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Amazon deforestation is down 68%!

An abstract painting depicting the decline in Amazon rainforest deforestation
This poster was created by Francesca Willow. She is an artist, writer, and climate justice activist based in Cornwall. Her work aims to take a holistic approach to climate justice, culture, and regenerative futures. Her creative practice is interested in ecology, place-making, and forms of connection between living beings. From intimate relationships, ephemeral ideas, and expanding ideas of ecosystems - we are one organism and many, communal and unique. We are the biosphere and we must save ourselves. You can find Francesca’s work @ethicalunicorn everywhere on the internet, or follow her campaigning with Clean Creatives, BP or not BP?, Equity for a Green New Deal, and the Stop Rosebank campaign.
This post is a part of the 'Positivity Posters' live art installation at New York Climate Week 2023, where Climativity teamed up with 8 artists to highlight the best news story of each month of the year.

This story is the best of April!

The Story

Brazil's president Luiz Inácio Lula da Silva (commonly known as Lula) ran on a campaign promise to end Amazon rainforest deforestation. A very ambitious promise, that he's been dedicated to keep.

The data is in for this month, and deforestation has dropped an impressive 68% compared to last April. Through a series of indigenous land recognitions, monetary incentives, task forces, and determination, it appears that Brazil's section of the Amazon is trending in the right direction.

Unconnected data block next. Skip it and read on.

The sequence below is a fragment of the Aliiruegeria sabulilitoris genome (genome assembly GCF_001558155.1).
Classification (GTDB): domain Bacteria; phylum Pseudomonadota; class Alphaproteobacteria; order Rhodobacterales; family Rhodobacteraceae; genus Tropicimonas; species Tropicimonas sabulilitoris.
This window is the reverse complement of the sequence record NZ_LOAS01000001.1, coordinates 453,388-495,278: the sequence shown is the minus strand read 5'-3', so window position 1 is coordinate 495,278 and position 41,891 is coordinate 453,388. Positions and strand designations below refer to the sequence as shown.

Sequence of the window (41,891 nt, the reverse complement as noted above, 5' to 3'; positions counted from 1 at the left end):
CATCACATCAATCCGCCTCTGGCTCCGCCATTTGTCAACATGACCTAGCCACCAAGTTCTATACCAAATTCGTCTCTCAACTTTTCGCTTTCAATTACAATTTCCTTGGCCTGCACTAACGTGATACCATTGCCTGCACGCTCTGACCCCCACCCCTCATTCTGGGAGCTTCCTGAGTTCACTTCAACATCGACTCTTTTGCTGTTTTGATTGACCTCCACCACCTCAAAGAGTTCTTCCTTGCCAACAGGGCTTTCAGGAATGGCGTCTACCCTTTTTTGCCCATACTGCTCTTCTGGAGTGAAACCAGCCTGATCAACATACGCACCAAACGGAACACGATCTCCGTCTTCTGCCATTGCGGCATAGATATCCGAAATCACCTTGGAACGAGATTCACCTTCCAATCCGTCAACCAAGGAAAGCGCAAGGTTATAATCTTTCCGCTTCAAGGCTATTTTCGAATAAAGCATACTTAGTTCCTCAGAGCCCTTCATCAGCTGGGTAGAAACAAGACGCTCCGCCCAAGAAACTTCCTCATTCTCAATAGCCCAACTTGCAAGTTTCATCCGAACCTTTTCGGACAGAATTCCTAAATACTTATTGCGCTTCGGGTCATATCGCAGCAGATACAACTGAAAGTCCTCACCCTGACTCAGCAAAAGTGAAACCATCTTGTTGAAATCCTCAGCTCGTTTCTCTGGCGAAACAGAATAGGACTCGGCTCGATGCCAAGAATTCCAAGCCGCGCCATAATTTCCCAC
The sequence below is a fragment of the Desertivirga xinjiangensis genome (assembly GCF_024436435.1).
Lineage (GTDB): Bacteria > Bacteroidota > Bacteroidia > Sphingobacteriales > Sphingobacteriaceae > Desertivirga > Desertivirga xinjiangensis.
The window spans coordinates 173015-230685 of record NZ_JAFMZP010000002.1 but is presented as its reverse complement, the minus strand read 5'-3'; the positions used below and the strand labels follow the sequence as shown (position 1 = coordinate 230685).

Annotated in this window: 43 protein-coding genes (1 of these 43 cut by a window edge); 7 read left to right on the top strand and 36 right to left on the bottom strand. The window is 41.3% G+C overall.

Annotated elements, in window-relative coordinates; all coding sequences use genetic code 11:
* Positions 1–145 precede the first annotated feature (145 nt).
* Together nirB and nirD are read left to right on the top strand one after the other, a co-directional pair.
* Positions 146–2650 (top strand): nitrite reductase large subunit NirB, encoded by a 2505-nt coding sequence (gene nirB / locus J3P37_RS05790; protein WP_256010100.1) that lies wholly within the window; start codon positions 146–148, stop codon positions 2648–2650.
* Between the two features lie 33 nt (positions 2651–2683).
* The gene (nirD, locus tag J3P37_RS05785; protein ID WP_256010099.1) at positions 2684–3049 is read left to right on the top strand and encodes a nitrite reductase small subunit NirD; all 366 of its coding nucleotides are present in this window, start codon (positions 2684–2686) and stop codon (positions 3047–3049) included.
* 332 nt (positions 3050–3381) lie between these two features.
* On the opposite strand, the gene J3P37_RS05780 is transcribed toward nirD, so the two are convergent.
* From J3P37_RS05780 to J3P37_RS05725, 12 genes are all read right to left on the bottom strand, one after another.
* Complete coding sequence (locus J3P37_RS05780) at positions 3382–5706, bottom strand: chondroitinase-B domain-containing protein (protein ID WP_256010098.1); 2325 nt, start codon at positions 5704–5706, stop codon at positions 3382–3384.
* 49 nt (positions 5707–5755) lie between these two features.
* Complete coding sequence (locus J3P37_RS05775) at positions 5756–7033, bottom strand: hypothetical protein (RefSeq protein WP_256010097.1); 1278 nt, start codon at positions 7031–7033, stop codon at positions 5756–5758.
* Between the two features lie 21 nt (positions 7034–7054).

This story means that there is hope for the survival of the rainforest home to the world's greatest biodiversity.

Deforestation in Brazil’s Amazon falls 68% in April, first major drop under Lula
Deforestation in Brazil’s Amazon rainforest fell 68% in April from the previous year, preliminary government data showed on Friday, a positive reading for President Luiz Inacio Lula da Silva as it represents the first major drop under his watch.

Take Action

The main causes of deforestation are illegal agriculture, logging, and mining.

Thus, you can adjust your consumption to reduce the need for these practices, effectively helping the rainforests stay intact.

  • Eat less meat
  • Avoid palm oil
  • Swap out virgin paper for recycled alternatives
  • Ensure your jewelry comes from ethical sources